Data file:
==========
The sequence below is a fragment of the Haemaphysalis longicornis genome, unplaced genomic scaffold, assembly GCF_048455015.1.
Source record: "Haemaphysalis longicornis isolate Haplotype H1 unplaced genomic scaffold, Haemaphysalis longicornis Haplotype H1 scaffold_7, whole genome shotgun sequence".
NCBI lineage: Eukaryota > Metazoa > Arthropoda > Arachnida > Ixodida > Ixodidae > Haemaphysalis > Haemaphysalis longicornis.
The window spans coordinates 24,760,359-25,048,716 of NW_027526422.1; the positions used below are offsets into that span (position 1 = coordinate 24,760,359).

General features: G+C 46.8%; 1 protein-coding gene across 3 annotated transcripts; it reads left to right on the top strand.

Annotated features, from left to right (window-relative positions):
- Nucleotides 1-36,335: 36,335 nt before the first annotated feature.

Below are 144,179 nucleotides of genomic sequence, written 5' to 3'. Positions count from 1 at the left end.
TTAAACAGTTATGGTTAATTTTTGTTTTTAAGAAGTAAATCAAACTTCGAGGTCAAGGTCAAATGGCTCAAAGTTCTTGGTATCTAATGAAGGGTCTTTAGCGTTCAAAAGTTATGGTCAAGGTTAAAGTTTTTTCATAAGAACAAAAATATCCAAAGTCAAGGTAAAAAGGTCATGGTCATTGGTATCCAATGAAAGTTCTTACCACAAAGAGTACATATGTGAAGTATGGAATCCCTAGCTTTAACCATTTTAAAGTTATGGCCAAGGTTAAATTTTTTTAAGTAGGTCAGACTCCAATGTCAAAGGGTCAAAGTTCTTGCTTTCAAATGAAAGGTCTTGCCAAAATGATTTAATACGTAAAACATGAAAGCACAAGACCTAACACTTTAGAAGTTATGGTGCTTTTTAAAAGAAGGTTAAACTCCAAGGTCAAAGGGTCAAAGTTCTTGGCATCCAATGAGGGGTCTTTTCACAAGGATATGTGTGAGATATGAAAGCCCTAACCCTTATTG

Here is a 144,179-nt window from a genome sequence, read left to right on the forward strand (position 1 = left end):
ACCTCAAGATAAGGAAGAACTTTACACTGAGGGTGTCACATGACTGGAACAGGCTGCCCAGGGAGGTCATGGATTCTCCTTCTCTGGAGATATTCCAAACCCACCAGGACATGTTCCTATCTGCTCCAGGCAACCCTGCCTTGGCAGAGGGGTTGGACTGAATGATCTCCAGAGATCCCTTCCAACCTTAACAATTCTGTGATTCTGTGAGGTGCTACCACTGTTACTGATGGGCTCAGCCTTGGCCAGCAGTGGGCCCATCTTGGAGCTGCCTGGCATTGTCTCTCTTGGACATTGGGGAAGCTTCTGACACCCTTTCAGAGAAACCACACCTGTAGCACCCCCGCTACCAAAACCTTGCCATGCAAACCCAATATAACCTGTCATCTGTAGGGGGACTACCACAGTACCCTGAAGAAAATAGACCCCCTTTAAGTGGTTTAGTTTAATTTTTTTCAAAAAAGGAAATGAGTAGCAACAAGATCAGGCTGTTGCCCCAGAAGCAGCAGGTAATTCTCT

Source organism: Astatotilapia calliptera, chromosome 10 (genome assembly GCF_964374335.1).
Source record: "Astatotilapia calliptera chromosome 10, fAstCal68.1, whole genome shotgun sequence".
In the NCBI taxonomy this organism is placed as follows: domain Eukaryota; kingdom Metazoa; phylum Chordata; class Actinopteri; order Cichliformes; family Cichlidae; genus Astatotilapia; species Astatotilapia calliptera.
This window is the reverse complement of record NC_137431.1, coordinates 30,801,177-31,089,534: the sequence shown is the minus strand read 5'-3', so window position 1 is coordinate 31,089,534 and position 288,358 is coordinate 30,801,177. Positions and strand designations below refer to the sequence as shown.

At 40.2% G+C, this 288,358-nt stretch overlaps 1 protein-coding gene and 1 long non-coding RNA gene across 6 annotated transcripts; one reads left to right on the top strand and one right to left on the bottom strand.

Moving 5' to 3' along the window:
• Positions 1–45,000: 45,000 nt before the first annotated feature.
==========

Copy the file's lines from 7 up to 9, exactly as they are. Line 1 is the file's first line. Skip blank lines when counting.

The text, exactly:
- Nucleotides 1-36,335: 36,335 nt before the first annotated feature.

Below are 144,179 nucleotides of genomic sequence, written 5' to 3'. Positions count from 1 at the left end.
TTAAACAGTTATGGTTAATTTTTGTTTTTAAGAAGTAAATCAAACTTCGAGGTCAAGGTCAAATGGCTCAAAGTTCTTGGTATCTAATGAAGGGTCTTTAGCGTTCAAAAGTTATGGTCAAGGTTAAAGTTTTTTCATAAGAACAAAAATATCCAAAGTCAAGGTAAAAAGGTCATGGTCATTGGTATCCAATGAAAGTTCTTACCACAAAGAGTACATATGTGAAGTATGGAATCCCTAGCTTTAACCATTTTAAAGTTATGGCCAAGGTTAAATTTTTTTAAGTAGGTCAGACTCCAATGTCAAAGGGTCAAAGTTCTTGCTTTCAAATGAAAGGTCTTGCCAAAATGATTTAATACGTAAAACATGAAAGCACAAGACCTAACACTTTAGAAGTTATGGTGCTTTTTAAAAGAAGGTTAAACTCCAAGGTCAAAGGGTCAAAGTTCTTGGCATCCAATGAGGGGTCTTTTCACAAGGATATGTGTGAGATATGAAAGCCCTAACCCTTATTG